Ikea Lack Table

An Ikea Lack table for those not familiar with paper masquerading as wooden furniture

An overly meandering perusal around the maze that seems to be Sweden’s least favourite furniture store can be enlightning. Not only are you kept alert looking for just the right part to do something with that it’s not supposed to, you’re also well fed. a Lack table, with some minor modifications can probably serve as an enclosure for the CNC!

I recon, stacking two tables and Bolting some see -thru plastic of some sort may do a cheap, temporary job until something better comes along?

Here’s a quick drawing my 3 year old knocked up, honest

MS Paint to the rescue
MS Paint to the rescue

Parallel Port Conundrums

Have spent a few days now reading up on solving the parallel port issue.

it really seems that Eight out of Ten CNC owners prefer Mach 3

Mach 3 is a somewhat antiquated piece of software it seems, I’ll figure out if it’s really worth purchasing a copy or if I stick to the lower number of lines limit for Gcode, or, well, i’m not really sure (other software maybe?)

None of my computers have a parallel port. few, if any are running a 32 bit OS. and Prices of devices to convert the 25 pin Parallel port on the controller…(shown in the pic below)

DB25 Parallel port
DB25 Parallel port

are fairly high (though perfectly reasonable) compared to the price of the CNC mechanics.

There’s an absolute myriad of controllers, convertors, power-ers, drivers, thingies and other stuff that’s been developed, kickstarted, knocked up, and sold on a whim, too much choice really.

I went the stingy route and picked up an ONTRON USB CNC Parallel convertor for just $34 AUD. My thought process was

  • I have a machine that looks like it’ll work out of the box
  • That machine has a parallel port
  • it’ll be safer to use the machine as it was intended before attacking it further with a soldering iron and screwdriver
  • Given my penchant for un-necessary teardowns (developed at a young age after discovering screws in my parents VHS recorder, and discovering screwdrivers in my dad’s toolbox) it’s probably best to buy a tested working device
  • find the cheapest USB <> Parallel device I can
  • if Cheapest USB device doesn’t work, then find other options (Arduino CNC ShieldGRBL, etc)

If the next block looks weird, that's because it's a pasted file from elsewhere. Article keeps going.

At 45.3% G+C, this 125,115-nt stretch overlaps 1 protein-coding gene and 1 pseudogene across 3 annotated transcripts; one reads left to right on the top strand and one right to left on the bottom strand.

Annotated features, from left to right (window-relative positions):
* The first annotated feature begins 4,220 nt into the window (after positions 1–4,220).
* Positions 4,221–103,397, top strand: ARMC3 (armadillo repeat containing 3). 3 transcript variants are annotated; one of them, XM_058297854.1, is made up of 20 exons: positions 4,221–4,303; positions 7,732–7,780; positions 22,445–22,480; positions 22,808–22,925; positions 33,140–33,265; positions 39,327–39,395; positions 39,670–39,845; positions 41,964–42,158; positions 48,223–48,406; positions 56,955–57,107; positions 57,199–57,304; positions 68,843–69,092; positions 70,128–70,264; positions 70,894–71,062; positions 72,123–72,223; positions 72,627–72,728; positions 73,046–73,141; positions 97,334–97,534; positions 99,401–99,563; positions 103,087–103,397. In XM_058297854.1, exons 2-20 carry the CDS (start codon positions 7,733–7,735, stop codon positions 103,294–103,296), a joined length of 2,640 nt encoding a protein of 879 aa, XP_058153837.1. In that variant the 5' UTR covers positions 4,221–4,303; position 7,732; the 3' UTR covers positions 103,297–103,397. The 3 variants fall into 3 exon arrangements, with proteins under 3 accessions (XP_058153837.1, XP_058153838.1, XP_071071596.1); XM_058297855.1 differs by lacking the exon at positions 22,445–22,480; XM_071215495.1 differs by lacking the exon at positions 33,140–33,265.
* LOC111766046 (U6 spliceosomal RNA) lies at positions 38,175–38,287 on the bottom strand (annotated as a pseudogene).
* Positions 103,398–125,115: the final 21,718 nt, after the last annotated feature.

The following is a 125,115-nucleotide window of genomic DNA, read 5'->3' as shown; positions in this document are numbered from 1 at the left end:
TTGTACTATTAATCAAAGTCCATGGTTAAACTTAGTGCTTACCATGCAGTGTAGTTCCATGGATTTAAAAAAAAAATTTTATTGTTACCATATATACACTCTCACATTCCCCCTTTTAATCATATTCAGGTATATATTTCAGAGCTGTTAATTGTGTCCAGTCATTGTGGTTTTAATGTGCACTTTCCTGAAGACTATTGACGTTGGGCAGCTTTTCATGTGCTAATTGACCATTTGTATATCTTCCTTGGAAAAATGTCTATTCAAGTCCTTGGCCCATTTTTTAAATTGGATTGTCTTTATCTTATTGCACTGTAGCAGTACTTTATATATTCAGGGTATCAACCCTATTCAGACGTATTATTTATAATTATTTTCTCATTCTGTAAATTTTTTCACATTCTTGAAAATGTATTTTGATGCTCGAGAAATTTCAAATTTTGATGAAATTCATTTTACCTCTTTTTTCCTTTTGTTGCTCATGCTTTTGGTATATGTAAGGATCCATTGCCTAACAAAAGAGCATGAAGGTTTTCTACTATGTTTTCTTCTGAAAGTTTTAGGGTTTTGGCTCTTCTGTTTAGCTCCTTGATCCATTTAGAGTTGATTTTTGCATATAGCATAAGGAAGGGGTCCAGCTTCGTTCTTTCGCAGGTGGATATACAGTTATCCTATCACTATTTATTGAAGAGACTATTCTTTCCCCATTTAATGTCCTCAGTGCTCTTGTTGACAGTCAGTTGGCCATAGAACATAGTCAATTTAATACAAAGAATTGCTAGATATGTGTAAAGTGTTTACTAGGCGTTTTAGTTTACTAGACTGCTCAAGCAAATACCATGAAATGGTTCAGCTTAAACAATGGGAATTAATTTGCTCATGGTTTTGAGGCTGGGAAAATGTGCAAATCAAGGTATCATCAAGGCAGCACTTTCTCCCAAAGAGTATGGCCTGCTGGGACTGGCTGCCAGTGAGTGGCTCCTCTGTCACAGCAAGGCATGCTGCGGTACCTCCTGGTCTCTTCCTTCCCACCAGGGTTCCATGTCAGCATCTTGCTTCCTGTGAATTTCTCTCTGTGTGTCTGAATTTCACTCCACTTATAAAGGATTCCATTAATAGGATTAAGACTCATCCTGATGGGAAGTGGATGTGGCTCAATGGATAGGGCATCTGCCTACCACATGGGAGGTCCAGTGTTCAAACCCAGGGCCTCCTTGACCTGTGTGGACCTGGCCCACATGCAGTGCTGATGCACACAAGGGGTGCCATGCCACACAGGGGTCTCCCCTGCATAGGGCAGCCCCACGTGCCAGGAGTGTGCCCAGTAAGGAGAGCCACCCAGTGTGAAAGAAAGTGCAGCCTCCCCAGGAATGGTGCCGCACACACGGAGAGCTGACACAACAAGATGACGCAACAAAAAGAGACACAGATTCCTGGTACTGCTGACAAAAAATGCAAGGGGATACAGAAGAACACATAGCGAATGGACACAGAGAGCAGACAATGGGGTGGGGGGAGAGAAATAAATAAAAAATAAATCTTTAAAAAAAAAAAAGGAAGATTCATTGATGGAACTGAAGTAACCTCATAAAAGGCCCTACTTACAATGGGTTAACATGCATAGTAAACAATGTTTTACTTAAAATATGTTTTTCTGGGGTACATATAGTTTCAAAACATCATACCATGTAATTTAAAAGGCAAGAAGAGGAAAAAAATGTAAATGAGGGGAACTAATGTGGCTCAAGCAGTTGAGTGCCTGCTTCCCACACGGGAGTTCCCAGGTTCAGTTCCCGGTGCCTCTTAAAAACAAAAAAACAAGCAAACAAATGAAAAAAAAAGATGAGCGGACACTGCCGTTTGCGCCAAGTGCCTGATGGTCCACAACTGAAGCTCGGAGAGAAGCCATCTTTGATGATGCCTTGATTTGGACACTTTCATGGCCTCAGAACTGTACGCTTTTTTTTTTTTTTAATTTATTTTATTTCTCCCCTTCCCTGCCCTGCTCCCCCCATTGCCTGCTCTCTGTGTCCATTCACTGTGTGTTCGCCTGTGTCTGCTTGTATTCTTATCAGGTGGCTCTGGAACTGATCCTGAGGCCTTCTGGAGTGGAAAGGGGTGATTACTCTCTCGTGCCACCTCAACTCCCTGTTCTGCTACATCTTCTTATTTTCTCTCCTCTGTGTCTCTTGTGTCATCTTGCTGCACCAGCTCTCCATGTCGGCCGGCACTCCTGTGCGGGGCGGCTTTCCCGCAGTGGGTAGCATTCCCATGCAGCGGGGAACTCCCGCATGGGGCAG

The Device I purhcased……

USB Parallel convertor
USB Parallel convertor
Mach 3 compatible apparently
Mach 3 compatible apparently

It was shipped within 5 minutes of buying it (somehow I doubt the French are that efficient), Fingers crossed it arrives in the next two weeks like the auction said it would

Components, Circuit boards

So far, a list of things I’ve discovered

  • A rather large ‘old school’ torroidal transformer
    • HDB-200 – 200VA
    • JP-3163B – Stepper motor control board, 3 channel
      • Mine looks almost the same as the below one, it’s just missing the DB15 serial connector next to the parallel
      • JP-3163B Nice image
    • JP-1635A – Single Channel Stepper motor controller board
      • JP-1365A
      • TB6560AHQ – stepper motor controller chips
    • JP-1482 – Variable speed spindle driver
    • 57HD0401-15SB BiPolar Stepper motors
      • 57mm, so, NEMA 23 size
      • HD = 1.8°  Step Angle
      • 0 = Fuselage Length Code (57HD – M) – 0 in this case – 41mm shaft
      • 4 =
      • 01 =
      • N =
      • Can anyone read the text on this website? – it has more data

Seems there’s really no accurate information out there for this little thing. A good summary would be though ‘a bit crap’…..if you compare it to all the others available, every website suggests this is the lowest possible spec in its size. Maybe time for an upgrade 😛

Discovery of Internet Resources

It’s been fun getting back to my old routine and hitting up teh interwebs.

There’s a huge amount of resources out there

A few that I’ve discovered so far

And there’s quite a bit else out there too, I’ll try to keep this page up to date as I go along,

I’ve found that a quick Google for terms such as 3040, 3020, 6040 seems to bring up more webpages than you’d think.

There does seem to be quite a few different versions of this machine out there though, most look superficially similar, I’ll try to figure out what the differences are

Specifications

From the Auction, Specifications are as listed below. Certainly does seem quite impressive for the money.

Even more so considering I saved nearly $100 off the price!

  • 3020T triaxial engraving machine part parameters:
    • Shape dimension:550×400*350mm
    • Max.workpiece dimension:200mm*300mm<65mm
    • Work table dimension:200mm*300mm*15mm
    • Frame materials:aluminum alloy 6063 and 6061
    • Driving units X axis:1204 trapezoidal screws
    • Driving units Y axis:1204 trapezoidal screws
    • Driving units Z axis:1204 trapezoidal screws
    • Sliding units X axis:Dia.13mm chrome plate shafts
    • Sliding units Yaxis:Dia.16mm chrome plate shafts
    • Sliding units Z axis:Dia.12mm chrome plate shafts
    • Stepping motor type:57 two-phase 1.45A-2A
    • Spindle motor:200w dc motor,NEW
    • Principal axis collet:ER11/3.175 mm
    • Spindle speed:300 ~ 8000rpm/min (PWM stepless speed regulation)
    • Repeat accuracy:0.05mm
    • Empty line speed:0-2500mm/min (16 subdivided driving down)
    • Spindle precision:radial beat acuities 0.03 mm
    • Control unit:triaxial one-piece drive + ring variable power + PWM speed
    • Carving Instructions:G code/TAB files/nc file/NCC files
    • Communication interface:through parallel connection with computer
    • Software environment:Windows 2000 / xp
    • Carving speed:0-2000mm/min (different materials differ)
    • Machine weight:24KG

2 years Free warranty

  • High Precision Stepping motor makes engraving more precise .
  • Flexible coupling can be used for high torque transmission.
  • The chrome shafts is not easy to deform,suitable for long time use.
  • The reinforced and thickened machine body make transportation absolutely to be safer and longer life time.